Management of Client Expectations and Dispute Resolution

Management of Client Expectations and Dispute Resolution
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I just read an article by my esteemed mediator colleague, David I. Karp, titled “Unrealistic Expectations.”

In that article, David states that “unrealistic expectations can be a real stumbling block to the successful resolution of a disputed legal matter.” He then goes on to explain some reasons underlying “unrealistic expectations” and he explains how a well-skilled mediator will give the parties “the informed opportunity to consider the alternatives.”

It bears mentioning that “management of client expectations” greatly impacts how much a case will cost in legal fees (including mediation fees).

The four main variables in determining how much a case will cost in legal fees are (1) complexity of issues involved; (2) management of client expectations; (3) level of conflict; and (4) choice of counsel.... Choice of counsel greatly impacts variables (2) and (3) and determines the process and approach used to address variable (1).”

“Management of client expectations” has to do with “unrealistic expectations” and helping the client to become more realistic.

I recently spoke with a lawyer colleague who complained to me that the opposing counsel on a case he is handling wants the case to go into mediation and he doesn’t think it’s necessary because he believes the case will settle as soon as opposing counsel properly manages her client’s expectations.

I told him that not all attorneys are equally skilled at managing their clients’ expectations, are uncomfortable doing so for various reasons, or they like not properly managing their clients’ expectations because they make more money not managing them.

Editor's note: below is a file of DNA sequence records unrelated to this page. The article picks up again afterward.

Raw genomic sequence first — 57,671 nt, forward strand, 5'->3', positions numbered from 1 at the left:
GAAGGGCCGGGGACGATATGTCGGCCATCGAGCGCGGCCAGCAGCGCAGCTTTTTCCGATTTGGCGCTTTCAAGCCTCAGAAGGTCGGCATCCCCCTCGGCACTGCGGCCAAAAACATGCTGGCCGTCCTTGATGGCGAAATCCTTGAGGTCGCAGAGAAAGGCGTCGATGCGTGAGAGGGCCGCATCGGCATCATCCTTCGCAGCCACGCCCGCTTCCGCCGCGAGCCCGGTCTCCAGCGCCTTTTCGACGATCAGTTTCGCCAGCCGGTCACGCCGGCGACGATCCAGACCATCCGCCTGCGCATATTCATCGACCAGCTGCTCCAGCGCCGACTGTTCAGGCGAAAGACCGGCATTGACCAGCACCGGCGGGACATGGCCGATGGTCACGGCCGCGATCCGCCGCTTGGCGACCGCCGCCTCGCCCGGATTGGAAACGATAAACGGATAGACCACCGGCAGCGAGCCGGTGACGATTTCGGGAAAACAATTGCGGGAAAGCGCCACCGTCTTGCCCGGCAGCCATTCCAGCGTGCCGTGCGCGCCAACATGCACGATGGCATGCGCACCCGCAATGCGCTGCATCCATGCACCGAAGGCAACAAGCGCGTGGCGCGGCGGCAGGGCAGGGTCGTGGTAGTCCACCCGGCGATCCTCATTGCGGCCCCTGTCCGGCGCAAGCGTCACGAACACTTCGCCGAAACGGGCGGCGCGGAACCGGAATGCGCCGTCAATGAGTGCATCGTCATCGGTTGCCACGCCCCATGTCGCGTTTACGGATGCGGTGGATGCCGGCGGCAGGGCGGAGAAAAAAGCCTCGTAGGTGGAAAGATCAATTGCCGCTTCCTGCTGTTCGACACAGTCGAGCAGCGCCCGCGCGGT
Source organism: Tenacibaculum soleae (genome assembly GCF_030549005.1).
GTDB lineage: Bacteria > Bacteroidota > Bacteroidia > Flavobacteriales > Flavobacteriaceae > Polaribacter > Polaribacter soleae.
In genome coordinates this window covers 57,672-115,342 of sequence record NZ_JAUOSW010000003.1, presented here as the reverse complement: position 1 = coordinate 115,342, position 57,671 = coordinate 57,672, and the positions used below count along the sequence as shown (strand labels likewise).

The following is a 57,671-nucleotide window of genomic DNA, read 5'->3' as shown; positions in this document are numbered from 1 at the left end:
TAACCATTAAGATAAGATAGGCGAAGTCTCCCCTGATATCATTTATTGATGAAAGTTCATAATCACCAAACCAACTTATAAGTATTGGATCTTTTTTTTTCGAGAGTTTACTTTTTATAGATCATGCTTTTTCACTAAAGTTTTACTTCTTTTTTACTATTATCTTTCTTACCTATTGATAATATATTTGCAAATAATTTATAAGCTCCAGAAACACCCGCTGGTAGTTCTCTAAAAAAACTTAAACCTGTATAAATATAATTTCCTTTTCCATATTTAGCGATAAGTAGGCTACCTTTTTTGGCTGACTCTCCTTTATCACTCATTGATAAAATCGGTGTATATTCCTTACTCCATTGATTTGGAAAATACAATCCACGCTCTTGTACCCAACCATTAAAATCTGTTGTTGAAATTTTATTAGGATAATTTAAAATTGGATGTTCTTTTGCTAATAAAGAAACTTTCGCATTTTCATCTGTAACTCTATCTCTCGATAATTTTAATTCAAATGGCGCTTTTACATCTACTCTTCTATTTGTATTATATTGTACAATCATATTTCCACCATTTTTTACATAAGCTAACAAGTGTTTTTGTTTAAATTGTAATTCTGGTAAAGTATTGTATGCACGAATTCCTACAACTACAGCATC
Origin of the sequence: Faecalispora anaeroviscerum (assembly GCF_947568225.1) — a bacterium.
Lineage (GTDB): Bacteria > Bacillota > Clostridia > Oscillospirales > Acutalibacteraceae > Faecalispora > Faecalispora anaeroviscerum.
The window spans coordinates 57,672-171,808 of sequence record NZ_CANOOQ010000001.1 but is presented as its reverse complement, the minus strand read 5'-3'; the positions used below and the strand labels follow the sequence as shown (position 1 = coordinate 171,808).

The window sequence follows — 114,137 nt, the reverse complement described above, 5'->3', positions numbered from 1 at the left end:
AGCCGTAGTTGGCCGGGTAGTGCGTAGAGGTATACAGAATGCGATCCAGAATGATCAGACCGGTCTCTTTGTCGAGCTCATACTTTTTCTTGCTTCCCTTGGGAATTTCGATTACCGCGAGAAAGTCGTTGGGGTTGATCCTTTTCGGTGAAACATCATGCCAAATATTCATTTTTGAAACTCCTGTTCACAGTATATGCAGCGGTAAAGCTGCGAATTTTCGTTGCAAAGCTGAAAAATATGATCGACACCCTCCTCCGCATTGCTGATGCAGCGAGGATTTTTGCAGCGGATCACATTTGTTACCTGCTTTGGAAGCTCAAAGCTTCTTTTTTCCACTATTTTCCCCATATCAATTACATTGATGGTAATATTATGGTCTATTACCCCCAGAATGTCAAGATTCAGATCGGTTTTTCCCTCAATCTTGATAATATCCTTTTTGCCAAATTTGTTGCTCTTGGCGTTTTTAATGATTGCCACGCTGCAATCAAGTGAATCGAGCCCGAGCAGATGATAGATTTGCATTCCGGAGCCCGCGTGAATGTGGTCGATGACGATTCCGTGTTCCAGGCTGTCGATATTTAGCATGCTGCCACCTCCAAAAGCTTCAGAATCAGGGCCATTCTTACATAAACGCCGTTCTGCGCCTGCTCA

Regardless, I told him that he was the problem in that case because it was he who had “unrealistic expectations” because he was expecting opposing counsel to do something she apparently can’t or won’t do. I told him that since she was suggesting that they go to mediation, she may have recognized her inability to properly manage her client’s expectations and known that the issue would be addressed in mediation. I told him that his refusal to attend mediation was the problem, in my opinion.

The best mediators, in my opinion, are those who can help the parties to see each other’s perspectives, understand them, and to imagine how they would feel if the shoe were on the other foot. The best mediators are also ready, willing and able to help the parties to see a great many other perspectives because the more perspectives they can see, the more likely they will be able to reach a mutually successful (collaborative) result, or at least a win/win (cooperative) result.

Getting people to perspective-take, which is the core of empathy, is not judging.

Furthermore, empathy is the key to conflict resolution. This involves emotional intelligence, at least on the part of the mediator. The higher the mediator’s emotional intelligence level, the better the mediator, in my opinion. After all, disputes are fact-based and conflicts are emotional.

You can try and address factual disputes in a manner that either escalates or de-escalates the conflict level. You can also address emotional conflicts in a manner that either escalates or de-escalates the conflict level. However, you need emotional intelligence to resolve or otherwise manage emotional conflicts.

Notice the fact that they both have the word “emotional” in them. Those who lack emotional intelligence or have low levels of emotional intelligence are not equipped to resolve or otherwise manage emotional conflicts.

This explains why lawyers tend to exacerbate the level of emotional conflict when trying to address factual and/or emotional disputes.

You see, it has long been known through much research that lawyers tend to have low levels of emotional intelligence. Don’t think that just because those lawyers become mediators or collaborative law practitioners, that they suddenly develop emotional intelligence through osmosis.

Emotional intelligence can be learned, but it essentially involves a “re-wiring” of your brain. As such, it takes a great deal of ongoing practice, in addition to leaning what is involved in “re-wiring” the brain.

Don’t ever forget that those who opt to enter the field of law tend to have competitive personalities, at best. This is also well-established. People with such personality types have issues with collaboration and empathy, which is an aspect of emotional intelligence and is related to collaboration, among other things.

It’s all consistent, when you think about it.

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